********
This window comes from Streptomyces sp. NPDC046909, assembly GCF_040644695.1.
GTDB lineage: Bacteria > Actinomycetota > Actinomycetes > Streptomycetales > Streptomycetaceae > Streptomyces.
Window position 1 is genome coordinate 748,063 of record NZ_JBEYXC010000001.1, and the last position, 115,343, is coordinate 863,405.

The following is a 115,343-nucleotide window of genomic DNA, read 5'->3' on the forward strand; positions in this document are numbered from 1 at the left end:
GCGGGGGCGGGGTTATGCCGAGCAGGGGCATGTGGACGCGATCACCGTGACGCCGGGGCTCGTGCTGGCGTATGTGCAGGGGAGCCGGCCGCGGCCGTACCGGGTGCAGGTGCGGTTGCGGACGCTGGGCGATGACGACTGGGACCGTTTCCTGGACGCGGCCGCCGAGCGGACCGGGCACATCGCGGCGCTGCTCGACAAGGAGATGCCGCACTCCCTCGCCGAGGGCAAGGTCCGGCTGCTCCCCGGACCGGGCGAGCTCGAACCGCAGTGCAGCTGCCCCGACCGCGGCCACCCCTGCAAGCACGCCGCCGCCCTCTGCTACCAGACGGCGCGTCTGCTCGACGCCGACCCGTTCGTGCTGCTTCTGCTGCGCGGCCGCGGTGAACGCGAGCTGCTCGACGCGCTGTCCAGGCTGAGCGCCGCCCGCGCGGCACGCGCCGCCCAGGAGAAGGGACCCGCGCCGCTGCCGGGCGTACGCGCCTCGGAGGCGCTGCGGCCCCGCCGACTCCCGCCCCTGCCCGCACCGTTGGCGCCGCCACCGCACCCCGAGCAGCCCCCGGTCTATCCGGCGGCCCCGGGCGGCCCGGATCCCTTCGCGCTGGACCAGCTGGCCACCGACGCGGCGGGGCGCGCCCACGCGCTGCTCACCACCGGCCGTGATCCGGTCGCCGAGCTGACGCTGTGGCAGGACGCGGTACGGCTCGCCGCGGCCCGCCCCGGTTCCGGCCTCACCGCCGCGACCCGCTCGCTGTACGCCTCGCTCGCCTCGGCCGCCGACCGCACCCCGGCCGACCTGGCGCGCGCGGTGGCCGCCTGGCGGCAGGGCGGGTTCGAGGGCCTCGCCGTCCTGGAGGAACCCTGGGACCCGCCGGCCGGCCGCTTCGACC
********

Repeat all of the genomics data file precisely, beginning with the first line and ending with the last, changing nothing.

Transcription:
This window comes from Streptomyces sp. NPDC046909, assembly GCF_040644695.1.
GTDB lineage: Bacteria > Actinomycetota > Actinomycetes > Streptomycetales > Streptomycetaceae > Streptomyces.
Window position 1 is genome coordinate 748,063 of record NZ_JBEYXC010000001.1, and the last position, 115,343, is coordinate 863,405.

The following is a 115,343-nucleotide window of genomic DNA, read 5'->3' on the forward strand; positions in this document are numbered from 1 at the left end:
GCGGGGGCGGGGTTATGCCGAGCAGGGGCATGTGGACGCGATCACCGTGACGCCGGGGCTCGTGCTGGCGTATGTGCAGGGGAGCCGGCCGCGGCCGTACCGGGTGCAGGTGCGGTTGCGGACGCTGGGCGATGACGACTGGGACCGTTTCCTGGACGCGGCCGCCGAGCGGACCGGGCACATCGCGGCGCTGCTCGACAAGGAGATGCCGCACTCCCTCGCCGAGGGCAAGGTCCGGCTGCTCCCCGGACCGGGCGAGCTCGAACCGCAGTGCAGCTGCCCCGACCGCGGCCACCCCTGCAAGCACGCCGCCGCCCTCTGCTACCAGACGGCGCGTCTGCTCGACGCCGACCCGTTCGTGCTGCTTCTGCTGCGCGGCCGCGGTGAACGCGAGCTGCTCGACGCGCTGTCCAGGCTGAGCGCCGCCCGCGCGGCACGCGCCGCCCAGGAGAAGGGACCCGCGCCGCTGCCGGGCGTACGCGCCTCGGAGGCGCTGCGGCCCCGCCGACTCCCGCCCCTGCCCGCACCGTTGGCGCCGCCACCGCACCCCGAGCAGCCCCCGGTCTATCCGGCGGCCCCGGGCGGCCCGGATCCCTTCGCGCTGGACCAGCTGGCCACCGACGCGGCGGGGCGCGCCCACGCGCTGCTCACCACCGGCCGTGATCCGGTCGCCGAGCTGACGCTGTGGCAGGACGCGGTACGGCTCGCCGCGGCCCGCCCCGGTTCCGGCCTCACCGCCGCGACCCGCTCGCTGTACGCCTCGCTCGCCTCGGCCGCCGACCGCACCCCGGCCGACCTGGCGCGCGCGGTGGCCGCCTGGCGGCAGGGCGGGTTCGAGGGCCTCGCCGTCCTGGAGGAACCCTGGGACCCGCCGGCCGGCCGCTTCGACC